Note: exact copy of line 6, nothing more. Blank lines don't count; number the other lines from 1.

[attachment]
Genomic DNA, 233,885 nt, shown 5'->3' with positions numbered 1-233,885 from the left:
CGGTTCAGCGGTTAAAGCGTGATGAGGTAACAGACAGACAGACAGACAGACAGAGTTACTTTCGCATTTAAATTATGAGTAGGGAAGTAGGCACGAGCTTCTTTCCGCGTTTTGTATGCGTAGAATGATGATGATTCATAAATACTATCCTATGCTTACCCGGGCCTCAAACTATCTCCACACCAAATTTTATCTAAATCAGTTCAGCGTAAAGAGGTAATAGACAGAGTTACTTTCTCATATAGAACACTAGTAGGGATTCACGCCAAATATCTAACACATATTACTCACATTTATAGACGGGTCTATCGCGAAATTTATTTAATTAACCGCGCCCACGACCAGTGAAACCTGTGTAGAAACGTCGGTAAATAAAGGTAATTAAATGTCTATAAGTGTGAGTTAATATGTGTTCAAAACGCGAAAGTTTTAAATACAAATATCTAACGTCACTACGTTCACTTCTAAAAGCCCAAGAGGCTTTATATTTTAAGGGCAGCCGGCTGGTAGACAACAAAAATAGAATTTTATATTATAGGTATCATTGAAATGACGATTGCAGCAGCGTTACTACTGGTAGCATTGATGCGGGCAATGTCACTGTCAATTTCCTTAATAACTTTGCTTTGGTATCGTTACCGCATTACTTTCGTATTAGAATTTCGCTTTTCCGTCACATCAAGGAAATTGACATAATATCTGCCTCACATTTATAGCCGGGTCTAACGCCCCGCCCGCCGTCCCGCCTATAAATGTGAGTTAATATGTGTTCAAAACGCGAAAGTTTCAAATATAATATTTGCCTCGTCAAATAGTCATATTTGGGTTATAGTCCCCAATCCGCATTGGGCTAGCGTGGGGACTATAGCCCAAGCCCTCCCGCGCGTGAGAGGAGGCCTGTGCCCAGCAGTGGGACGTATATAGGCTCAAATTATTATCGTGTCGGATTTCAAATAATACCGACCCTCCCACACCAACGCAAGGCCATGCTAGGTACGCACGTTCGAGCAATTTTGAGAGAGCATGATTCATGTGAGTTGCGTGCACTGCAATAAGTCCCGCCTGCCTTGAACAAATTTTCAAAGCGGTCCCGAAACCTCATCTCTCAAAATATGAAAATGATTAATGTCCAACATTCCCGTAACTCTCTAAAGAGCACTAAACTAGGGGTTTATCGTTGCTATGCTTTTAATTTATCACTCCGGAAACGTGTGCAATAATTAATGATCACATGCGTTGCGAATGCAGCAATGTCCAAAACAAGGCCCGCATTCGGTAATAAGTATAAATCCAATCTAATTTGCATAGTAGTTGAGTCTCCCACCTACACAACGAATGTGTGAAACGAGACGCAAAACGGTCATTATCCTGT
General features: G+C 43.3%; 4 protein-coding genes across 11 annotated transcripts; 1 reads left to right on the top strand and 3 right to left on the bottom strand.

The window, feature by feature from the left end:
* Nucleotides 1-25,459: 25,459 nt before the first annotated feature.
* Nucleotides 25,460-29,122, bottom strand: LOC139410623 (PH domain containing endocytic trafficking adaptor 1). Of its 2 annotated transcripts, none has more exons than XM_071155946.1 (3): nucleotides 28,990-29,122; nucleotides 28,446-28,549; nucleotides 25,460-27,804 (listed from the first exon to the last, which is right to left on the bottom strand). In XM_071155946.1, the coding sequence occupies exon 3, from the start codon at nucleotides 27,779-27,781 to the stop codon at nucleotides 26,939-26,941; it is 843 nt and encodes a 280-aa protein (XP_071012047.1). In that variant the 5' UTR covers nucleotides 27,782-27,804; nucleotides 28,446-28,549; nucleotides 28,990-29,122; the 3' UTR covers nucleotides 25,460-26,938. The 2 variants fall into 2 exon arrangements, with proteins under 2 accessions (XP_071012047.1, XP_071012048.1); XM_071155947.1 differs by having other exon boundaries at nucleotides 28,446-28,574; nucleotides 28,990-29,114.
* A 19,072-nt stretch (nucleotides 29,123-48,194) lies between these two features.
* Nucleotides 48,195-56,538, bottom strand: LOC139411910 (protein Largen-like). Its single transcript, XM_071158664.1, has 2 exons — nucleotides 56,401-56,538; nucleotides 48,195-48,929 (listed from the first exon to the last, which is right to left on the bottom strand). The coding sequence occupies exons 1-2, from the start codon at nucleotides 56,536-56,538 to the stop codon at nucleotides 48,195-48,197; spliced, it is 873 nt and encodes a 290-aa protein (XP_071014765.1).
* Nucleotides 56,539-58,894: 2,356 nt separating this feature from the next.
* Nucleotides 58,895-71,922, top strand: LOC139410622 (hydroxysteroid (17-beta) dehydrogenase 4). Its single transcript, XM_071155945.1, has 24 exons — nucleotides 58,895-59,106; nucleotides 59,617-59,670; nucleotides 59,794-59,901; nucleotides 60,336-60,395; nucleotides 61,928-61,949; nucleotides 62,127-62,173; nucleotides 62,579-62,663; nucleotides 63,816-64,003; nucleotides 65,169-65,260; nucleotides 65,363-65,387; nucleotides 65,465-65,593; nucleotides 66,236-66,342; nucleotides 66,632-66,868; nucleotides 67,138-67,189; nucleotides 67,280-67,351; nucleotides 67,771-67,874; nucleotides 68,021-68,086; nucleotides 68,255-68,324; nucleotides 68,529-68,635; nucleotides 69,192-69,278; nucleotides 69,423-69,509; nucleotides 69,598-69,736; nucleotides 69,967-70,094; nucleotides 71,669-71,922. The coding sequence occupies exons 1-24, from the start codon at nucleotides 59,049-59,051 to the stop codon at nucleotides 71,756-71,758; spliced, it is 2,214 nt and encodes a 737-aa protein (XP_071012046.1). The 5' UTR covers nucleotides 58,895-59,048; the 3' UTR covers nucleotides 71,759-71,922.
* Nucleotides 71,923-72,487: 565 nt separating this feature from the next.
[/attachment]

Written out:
* Nucleotides 25,460-29,122, bottom strand: LOC139410623 (PH domain containing endocytic trafficking adaptor 1). Of its 2 annotated transcripts, none has more exons than XM_071155946.1 (3): nucleotides 28,990-29,122; nucleotides 28,446-28,549; nucleotides 25,460-27,804 (listed from the first exon to the last, which is right to left on the bottom strand). In XM_071155946.1, the coding sequence occupies exon 3, from the start codon at nucleotides 27,779-27,781 to the stop codon at nucleotides 26,939-26,941; it is 843 nt and encodes a 280-aa protein (XP_071012047.1). In that variant the 5' UTR covers nucleotides 27,782-27,804; nucleotides 28,446-28,549; nucleotides 28,990-29,122; the 3' UTR covers nucleotides 25,460-26,938. The 2 variants fall into 2 exon arrangements, with proteins under 2 accessions (XP_071012047.1, XP_071012048.1); XM_071155947.1 differs by having other exon boundaries at nucleotides 28,446-28,574; nucleotides 28,990-29,114.